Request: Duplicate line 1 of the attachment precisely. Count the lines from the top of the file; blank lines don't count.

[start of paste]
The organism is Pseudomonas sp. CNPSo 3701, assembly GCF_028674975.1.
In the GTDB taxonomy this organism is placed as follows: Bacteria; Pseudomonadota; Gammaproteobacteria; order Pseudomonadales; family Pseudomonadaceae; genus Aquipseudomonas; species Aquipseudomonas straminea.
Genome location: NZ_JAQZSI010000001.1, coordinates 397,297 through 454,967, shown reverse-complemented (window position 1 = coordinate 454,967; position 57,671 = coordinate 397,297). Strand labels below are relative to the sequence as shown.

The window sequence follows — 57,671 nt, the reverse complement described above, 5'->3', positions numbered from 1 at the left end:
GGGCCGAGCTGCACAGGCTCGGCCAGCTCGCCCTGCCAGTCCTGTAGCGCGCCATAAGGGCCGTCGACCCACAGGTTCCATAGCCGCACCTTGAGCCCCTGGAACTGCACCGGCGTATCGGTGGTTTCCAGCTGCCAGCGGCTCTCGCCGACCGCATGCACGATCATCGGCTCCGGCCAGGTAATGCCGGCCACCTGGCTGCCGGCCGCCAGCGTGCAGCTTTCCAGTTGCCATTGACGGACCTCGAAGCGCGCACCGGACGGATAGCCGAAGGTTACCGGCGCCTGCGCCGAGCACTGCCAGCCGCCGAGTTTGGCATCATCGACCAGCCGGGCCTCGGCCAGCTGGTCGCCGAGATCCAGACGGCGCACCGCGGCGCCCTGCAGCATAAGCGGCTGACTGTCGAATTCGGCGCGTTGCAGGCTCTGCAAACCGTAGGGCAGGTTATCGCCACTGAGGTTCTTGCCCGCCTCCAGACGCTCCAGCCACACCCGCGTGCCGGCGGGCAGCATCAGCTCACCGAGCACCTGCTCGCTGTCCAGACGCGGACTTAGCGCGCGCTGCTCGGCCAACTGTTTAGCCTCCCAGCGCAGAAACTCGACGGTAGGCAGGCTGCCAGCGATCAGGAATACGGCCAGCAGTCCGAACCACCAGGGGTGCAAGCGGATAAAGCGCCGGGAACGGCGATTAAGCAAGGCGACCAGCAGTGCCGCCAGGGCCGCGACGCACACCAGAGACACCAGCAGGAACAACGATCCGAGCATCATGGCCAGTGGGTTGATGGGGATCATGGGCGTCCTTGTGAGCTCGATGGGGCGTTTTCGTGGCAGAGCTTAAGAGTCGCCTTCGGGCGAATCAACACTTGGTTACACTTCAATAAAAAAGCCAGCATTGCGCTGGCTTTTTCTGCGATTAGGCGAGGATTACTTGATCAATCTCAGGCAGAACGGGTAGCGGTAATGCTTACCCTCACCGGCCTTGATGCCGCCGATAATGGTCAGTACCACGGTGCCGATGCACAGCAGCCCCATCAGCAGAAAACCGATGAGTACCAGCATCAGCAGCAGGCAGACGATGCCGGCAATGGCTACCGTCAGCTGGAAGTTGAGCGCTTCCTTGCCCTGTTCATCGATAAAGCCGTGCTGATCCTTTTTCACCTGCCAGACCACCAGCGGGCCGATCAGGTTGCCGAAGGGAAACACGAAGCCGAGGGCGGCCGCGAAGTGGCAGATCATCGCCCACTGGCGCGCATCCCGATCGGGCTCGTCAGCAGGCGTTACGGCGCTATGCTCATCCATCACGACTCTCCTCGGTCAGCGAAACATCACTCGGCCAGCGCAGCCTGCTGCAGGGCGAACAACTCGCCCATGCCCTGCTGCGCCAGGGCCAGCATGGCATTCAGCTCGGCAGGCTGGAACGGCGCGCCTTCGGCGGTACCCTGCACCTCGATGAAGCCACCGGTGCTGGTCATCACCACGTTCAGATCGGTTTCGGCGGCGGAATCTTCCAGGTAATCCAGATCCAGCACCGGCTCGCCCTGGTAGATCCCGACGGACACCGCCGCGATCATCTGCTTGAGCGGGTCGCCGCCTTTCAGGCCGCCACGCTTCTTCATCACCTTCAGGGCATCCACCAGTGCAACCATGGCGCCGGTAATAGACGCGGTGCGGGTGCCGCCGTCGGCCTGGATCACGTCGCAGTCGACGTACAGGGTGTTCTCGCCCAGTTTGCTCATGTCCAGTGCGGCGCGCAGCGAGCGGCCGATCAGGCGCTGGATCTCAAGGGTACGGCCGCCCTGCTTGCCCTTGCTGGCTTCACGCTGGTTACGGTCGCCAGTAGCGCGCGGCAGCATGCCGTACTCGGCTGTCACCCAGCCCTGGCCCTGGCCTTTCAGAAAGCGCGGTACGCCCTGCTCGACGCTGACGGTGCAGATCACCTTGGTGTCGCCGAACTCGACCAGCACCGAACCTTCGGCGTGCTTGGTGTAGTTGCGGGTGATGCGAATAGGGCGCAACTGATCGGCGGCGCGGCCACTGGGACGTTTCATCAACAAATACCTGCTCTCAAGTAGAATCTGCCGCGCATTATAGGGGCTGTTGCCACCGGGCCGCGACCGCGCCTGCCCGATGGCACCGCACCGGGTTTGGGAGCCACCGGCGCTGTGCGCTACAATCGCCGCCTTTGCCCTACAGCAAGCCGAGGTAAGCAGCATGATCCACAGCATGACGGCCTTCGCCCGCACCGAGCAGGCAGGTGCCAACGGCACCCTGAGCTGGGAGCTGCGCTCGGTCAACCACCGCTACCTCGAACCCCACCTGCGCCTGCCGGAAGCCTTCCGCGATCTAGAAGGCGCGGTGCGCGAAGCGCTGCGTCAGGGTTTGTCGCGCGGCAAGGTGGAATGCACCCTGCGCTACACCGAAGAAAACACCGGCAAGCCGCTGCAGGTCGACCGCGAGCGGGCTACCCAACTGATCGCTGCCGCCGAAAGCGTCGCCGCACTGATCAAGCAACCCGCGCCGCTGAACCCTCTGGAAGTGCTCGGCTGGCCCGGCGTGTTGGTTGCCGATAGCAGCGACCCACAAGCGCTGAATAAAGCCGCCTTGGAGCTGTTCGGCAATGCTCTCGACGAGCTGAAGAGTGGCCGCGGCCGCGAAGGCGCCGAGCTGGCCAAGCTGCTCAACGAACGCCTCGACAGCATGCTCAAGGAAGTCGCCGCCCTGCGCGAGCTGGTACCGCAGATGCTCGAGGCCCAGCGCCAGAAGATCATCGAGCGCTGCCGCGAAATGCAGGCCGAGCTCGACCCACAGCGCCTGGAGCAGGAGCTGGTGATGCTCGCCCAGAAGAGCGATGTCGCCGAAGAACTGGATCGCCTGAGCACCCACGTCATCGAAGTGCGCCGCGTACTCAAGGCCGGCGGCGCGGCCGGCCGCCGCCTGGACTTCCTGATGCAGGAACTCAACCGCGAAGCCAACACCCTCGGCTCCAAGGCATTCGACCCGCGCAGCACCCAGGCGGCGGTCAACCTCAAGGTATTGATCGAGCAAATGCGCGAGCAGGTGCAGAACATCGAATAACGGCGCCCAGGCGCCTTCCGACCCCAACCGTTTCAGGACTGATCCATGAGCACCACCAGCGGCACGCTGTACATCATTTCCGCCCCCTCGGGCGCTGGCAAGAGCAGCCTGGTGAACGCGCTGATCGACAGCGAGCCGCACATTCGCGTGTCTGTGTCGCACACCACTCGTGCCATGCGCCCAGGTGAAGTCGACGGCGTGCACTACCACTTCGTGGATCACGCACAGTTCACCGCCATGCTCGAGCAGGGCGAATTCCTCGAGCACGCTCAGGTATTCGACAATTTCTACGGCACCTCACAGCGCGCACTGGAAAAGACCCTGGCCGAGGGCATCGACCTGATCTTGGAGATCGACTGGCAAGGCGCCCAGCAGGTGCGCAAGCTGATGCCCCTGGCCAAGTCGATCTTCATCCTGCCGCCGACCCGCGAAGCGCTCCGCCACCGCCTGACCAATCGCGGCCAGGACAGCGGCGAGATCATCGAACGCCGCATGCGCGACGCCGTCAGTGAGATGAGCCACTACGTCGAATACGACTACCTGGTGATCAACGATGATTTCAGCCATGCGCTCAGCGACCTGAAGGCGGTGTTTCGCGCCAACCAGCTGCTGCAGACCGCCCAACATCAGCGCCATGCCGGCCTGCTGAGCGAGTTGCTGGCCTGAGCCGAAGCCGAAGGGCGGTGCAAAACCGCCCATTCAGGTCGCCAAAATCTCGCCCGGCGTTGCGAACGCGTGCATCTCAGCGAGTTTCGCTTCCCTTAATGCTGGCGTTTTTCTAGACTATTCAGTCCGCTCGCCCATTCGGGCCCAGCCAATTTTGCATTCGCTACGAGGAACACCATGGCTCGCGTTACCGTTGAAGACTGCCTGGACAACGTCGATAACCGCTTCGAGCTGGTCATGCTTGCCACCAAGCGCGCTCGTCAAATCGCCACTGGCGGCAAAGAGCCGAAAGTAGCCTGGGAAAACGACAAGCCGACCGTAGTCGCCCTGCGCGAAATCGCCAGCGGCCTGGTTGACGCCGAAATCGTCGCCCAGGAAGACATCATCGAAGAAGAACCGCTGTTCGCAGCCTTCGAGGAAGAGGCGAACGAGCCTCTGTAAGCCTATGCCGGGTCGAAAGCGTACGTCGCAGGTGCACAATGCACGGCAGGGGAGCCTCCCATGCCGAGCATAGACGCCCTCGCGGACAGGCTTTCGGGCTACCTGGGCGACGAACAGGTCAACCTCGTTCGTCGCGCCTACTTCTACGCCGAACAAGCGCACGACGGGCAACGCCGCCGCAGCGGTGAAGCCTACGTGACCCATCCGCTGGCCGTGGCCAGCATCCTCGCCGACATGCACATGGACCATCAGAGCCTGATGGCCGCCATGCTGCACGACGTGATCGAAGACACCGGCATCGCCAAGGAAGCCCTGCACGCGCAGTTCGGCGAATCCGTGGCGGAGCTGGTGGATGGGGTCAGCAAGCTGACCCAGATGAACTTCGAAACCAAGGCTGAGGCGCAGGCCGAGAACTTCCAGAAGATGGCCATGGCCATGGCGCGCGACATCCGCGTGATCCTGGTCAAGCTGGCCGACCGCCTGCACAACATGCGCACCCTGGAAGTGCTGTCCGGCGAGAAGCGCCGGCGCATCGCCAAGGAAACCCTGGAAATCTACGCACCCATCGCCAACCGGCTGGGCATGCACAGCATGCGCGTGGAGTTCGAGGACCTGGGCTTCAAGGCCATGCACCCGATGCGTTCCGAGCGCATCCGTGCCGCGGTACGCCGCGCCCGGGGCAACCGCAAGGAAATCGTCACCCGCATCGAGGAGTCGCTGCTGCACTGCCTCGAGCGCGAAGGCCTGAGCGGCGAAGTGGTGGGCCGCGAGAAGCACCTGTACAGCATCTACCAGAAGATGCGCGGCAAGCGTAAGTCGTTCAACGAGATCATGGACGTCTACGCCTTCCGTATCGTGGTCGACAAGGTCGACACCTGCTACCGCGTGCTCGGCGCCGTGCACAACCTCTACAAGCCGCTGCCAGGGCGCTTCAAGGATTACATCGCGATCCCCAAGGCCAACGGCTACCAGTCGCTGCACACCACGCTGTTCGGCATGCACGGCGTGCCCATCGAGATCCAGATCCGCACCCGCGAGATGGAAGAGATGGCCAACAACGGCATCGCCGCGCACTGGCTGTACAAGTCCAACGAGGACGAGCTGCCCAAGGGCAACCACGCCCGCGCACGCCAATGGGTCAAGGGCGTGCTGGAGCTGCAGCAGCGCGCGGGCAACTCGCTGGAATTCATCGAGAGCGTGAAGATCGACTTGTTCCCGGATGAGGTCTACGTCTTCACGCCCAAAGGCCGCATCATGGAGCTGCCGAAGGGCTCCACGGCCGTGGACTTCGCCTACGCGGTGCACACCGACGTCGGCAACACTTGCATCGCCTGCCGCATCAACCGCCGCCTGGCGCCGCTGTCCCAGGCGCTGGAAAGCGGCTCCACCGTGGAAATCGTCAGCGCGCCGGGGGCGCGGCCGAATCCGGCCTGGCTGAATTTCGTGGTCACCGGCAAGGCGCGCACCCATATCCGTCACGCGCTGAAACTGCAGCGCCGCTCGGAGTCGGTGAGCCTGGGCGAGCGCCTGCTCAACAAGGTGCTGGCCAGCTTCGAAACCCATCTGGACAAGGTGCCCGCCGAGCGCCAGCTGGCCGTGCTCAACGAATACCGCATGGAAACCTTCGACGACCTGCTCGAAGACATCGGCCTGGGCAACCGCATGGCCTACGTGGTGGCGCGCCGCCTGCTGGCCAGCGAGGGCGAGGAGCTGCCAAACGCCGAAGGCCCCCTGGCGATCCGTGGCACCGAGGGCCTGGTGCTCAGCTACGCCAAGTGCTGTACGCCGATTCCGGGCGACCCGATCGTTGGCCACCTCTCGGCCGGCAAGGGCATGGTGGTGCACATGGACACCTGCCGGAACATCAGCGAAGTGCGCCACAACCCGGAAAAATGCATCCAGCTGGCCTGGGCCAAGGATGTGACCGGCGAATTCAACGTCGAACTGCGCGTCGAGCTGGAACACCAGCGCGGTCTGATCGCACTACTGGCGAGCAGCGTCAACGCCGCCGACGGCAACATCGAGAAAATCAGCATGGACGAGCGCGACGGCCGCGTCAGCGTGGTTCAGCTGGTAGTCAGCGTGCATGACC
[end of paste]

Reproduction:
The organism is Pseudomonas sp. CNPSo 3701, assembly GCF_028674975.1.